a subacute or chronic form of occult filariasis, usually involving Brugia malayi, Wuchereria bancrofti, or filariae that infect animals; it occurs in the tropics, especially in India, where some groups may have a genetic predisposition for the disease. It is characterized by episodic nocturnal wheezing and coughing, strikingly elevated eosinophilia, and diffuse reticulonodular infiltrations of the lung. Microfilariae are seldom detected in peripheral blood films since the parasites are confined primarily to the lungs. However, there is evidence of both humoral and cellular immunity to the filariae, and the illness often improves following antifilarial chemotherapy.

Weingarten’s Grocery

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Harris Weingarten and his son, Joseph, opened a grocery store in downtown Houston in 1901. A second store opened in 1920. Advertising “Better Food for Less,” Joseph Weingarten pioneered self-service and cash-and-carry shopping. Weingarten’s chain of stores in Texas, Arkansas, and Louisiana grew by 1926 to six; by 1938 to twelve; by 1951, twenty-five; and by 1967, seventy.

To concentrate on real estate development for retail shopping centers, Weingarten Incorporated sold its stores, which had grown to a chain of 104 stores in five states, to Grand Union in 1980. Grand Union then resold most of the stores to Safeway (Safeway acquired 43 of the stores), Randall’s, and Gerland’s Food Fair in 1984, including 55 stores in the Houston area. However, lease provisions at several locations barred the automatic transfer of leases between operators. Because Weingarten’s and Rice Food Markets couldn’t agree on a disposition of the Post Oak Center lease, Weingarten’s continued to operate the store at that location until April 1986.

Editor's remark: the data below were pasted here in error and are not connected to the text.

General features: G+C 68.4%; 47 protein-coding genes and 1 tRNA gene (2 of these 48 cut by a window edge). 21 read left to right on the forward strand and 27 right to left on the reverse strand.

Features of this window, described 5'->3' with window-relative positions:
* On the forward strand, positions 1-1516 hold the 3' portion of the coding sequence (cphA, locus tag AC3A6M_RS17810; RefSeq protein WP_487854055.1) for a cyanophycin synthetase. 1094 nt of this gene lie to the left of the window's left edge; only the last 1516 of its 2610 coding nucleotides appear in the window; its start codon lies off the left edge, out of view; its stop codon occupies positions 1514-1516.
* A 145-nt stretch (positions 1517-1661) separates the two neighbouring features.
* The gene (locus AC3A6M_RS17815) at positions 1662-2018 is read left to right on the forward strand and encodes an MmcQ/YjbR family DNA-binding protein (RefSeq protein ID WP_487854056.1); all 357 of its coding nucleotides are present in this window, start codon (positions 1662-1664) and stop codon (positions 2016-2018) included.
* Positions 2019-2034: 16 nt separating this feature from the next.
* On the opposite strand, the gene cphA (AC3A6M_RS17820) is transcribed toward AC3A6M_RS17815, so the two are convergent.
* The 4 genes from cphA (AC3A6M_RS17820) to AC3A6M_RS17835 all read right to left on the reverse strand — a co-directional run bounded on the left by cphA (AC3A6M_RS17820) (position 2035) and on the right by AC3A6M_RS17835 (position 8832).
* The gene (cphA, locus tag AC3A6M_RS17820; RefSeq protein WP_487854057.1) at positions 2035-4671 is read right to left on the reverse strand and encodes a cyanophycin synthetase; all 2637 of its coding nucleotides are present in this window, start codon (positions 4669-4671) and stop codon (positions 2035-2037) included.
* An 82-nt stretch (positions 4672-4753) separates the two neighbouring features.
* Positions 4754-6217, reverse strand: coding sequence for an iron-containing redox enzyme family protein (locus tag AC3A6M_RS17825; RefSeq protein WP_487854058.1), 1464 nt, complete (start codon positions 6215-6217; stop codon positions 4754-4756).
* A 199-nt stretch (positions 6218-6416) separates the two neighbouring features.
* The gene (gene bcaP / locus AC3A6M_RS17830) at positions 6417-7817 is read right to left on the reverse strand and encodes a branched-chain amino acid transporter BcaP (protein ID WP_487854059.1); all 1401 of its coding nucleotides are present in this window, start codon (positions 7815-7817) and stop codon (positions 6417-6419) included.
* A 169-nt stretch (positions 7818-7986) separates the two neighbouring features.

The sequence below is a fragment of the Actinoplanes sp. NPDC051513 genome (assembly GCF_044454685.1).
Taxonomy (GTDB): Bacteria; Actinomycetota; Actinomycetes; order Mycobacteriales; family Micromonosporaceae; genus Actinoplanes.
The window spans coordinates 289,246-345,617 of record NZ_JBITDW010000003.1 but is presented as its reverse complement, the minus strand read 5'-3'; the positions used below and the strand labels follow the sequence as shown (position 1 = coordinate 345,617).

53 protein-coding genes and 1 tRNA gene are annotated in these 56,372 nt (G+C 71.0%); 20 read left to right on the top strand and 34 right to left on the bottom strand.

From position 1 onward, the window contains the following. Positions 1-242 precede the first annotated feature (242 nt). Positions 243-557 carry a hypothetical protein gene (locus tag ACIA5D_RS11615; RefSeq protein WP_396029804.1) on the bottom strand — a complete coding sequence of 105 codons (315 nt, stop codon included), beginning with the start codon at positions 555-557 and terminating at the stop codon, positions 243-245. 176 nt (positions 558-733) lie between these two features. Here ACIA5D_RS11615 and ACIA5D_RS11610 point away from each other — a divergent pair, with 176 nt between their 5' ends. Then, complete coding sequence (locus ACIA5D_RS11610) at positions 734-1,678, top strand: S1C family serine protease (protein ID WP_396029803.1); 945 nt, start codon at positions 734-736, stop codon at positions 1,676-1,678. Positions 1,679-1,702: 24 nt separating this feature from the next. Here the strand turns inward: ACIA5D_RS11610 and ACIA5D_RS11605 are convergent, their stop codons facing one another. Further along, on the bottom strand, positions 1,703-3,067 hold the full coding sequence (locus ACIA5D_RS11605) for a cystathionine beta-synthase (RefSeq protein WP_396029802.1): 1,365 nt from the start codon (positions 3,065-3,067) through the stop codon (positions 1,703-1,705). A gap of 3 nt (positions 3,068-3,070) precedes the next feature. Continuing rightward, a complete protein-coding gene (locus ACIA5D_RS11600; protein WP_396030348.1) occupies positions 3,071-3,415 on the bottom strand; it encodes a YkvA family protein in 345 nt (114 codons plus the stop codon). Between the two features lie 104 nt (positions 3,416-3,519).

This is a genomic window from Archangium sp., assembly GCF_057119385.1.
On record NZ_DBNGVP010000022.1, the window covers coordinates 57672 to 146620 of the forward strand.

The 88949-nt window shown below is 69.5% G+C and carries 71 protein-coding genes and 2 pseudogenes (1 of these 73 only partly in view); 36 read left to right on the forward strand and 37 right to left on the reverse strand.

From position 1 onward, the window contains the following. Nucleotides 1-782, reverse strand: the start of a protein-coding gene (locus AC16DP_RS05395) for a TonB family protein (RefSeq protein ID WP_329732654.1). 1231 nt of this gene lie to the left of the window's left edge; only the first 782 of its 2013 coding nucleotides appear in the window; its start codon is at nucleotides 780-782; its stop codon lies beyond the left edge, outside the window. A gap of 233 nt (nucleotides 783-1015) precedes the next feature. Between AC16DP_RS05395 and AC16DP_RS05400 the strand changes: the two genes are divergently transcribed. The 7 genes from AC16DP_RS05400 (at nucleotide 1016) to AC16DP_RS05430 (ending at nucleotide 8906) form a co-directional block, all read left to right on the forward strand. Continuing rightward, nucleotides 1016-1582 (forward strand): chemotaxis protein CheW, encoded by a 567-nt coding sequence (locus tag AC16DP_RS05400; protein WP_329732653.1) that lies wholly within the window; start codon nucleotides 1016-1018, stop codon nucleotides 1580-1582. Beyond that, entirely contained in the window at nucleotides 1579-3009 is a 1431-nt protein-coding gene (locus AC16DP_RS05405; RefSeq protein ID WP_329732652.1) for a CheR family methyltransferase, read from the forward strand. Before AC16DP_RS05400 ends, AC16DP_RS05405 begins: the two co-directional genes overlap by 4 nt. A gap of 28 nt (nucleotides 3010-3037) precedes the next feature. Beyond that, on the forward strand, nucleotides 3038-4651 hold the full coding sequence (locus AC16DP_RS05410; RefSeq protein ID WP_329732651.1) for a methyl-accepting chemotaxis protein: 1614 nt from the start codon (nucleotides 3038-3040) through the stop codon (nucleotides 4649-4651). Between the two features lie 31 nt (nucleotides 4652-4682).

• “Weingarten’s,” Wikipedia, The Free Encyclopedia, http://en.wikipedia.org/w/index.php?title=Weingarten%27s (accessed December 18, 2007).

Weingarten’s Big Food Market

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Weingarten’s Big Food Market Store Number 14
1100 Quitman Street
Houston, TX
Completed: 1938
Demolished: c. 1970

• Photo: Bob Bailey Studio Photographic Archive, Center for American History, The University of Texas at Austin
• Houston Deco http://www.houstondeco.org/1930s/weingarten.html